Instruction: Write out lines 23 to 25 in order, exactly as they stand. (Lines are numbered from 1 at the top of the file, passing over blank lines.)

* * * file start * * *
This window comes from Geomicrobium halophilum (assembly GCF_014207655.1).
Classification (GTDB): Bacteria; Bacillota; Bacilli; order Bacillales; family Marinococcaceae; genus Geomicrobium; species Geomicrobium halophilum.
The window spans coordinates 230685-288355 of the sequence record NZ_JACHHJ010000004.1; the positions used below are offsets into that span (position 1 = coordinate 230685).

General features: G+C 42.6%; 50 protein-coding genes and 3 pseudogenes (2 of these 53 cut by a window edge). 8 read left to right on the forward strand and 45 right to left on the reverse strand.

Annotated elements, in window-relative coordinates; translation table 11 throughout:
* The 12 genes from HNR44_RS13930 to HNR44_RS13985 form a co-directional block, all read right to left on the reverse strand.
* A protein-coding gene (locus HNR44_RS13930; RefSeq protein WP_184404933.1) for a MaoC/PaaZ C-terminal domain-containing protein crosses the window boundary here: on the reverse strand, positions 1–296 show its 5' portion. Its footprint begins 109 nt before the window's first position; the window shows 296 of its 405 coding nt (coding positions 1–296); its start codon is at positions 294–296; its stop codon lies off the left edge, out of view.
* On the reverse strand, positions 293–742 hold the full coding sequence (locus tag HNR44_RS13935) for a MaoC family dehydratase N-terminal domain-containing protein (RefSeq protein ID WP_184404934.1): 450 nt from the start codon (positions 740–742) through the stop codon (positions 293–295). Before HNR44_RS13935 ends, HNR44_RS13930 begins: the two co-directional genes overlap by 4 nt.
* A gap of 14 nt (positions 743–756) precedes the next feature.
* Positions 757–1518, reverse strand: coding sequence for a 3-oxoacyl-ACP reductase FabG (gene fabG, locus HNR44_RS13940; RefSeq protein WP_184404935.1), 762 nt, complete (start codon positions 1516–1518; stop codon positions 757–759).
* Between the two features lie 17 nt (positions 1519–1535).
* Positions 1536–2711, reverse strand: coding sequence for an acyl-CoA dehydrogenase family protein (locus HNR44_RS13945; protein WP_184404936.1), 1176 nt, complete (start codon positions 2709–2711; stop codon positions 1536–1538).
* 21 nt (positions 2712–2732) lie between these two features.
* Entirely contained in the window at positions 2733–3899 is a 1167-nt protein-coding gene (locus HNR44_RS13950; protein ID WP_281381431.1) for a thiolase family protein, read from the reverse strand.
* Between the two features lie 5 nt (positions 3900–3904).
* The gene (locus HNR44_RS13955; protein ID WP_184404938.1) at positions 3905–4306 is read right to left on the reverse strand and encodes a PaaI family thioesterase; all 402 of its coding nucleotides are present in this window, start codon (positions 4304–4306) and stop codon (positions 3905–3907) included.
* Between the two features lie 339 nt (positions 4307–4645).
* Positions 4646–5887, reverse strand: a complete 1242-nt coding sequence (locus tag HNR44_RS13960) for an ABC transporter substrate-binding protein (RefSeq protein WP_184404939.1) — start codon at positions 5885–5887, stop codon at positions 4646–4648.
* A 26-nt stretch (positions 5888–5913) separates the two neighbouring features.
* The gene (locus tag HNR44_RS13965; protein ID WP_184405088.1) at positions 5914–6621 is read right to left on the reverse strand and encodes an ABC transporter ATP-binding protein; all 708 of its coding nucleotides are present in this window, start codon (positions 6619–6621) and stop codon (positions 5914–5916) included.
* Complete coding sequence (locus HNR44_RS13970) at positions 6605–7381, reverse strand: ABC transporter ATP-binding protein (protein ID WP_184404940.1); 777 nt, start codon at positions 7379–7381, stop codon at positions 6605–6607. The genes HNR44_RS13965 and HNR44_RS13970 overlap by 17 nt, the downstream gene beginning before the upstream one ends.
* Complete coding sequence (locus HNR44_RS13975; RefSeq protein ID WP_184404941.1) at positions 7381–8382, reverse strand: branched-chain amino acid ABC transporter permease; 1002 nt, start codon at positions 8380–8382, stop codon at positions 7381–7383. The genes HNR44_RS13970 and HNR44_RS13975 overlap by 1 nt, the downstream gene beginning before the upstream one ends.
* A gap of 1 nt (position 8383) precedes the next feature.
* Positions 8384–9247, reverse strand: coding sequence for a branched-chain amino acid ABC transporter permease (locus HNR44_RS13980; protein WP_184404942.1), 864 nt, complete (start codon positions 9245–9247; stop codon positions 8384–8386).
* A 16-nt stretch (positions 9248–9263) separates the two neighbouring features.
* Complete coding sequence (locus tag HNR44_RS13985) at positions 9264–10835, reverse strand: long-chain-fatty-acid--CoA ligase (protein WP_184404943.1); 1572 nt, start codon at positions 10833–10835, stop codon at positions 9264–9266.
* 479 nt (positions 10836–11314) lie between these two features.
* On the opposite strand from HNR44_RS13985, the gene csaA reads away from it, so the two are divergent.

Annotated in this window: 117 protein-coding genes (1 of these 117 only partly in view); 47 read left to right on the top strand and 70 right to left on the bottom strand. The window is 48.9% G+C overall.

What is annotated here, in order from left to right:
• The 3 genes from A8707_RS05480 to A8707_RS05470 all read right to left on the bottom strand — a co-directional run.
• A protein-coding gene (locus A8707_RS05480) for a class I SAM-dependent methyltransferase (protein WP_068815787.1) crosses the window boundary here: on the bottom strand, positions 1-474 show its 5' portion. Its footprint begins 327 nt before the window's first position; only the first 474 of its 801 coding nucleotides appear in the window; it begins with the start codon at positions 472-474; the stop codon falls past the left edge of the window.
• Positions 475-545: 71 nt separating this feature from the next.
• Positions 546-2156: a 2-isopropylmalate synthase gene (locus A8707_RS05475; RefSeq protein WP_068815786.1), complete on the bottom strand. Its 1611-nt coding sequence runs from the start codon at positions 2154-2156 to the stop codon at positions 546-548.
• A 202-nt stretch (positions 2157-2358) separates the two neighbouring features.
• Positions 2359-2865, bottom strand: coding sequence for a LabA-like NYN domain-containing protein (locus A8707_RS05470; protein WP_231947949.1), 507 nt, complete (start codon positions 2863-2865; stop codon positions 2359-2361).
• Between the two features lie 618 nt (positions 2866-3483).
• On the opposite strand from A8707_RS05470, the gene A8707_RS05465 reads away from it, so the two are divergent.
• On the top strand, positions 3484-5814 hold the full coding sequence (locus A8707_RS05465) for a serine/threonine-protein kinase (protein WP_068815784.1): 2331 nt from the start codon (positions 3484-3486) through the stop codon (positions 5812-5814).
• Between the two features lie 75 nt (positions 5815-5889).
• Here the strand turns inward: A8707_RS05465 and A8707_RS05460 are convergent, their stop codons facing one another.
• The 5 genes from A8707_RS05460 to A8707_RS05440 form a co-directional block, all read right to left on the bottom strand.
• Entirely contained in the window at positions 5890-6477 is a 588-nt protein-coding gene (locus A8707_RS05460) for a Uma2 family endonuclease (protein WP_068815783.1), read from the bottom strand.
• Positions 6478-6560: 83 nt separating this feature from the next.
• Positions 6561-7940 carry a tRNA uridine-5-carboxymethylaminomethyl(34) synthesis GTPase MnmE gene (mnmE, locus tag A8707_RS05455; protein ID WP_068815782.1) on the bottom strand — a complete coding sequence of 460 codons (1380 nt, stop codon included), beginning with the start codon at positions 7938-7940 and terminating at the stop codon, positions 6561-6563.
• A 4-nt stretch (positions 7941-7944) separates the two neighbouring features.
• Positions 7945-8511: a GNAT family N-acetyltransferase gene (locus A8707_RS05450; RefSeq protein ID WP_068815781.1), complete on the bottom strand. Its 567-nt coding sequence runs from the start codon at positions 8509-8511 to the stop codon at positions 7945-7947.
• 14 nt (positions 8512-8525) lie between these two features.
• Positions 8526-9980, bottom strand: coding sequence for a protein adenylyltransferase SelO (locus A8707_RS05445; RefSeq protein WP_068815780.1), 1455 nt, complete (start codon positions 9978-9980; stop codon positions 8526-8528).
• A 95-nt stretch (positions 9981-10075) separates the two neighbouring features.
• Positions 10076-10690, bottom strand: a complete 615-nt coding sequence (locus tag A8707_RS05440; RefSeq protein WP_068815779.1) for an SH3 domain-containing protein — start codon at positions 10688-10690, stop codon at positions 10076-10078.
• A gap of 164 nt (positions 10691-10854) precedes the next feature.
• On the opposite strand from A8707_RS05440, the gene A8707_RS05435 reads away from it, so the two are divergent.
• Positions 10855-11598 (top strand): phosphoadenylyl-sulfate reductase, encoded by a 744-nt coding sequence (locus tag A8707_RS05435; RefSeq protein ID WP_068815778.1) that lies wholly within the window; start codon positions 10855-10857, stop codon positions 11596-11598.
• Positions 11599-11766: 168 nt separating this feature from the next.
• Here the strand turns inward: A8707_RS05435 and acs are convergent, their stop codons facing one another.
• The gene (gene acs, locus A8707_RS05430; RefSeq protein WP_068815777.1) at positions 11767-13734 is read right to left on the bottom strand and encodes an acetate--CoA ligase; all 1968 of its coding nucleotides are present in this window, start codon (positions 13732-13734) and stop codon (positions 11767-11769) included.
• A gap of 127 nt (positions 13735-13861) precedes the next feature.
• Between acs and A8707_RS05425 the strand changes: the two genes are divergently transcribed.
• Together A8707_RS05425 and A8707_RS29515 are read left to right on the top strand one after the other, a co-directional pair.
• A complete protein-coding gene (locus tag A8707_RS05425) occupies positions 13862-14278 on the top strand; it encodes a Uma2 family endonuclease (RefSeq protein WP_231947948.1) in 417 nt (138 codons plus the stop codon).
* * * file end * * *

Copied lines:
* A gap of 1 nt (position 8383) precedes the next feature.
* Positions 8384–9247, reverse strand: coding sequence for a branched-chain amino acid ABC transporter permease (locus HNR44_RS13980; protein WP_184404942.1), 864 nt, complete (start codon positions 9245–9247; stop codon positions 8384–8386).
* A 16-nt stretch (positions 9248–9263) separates the two neighbouring features.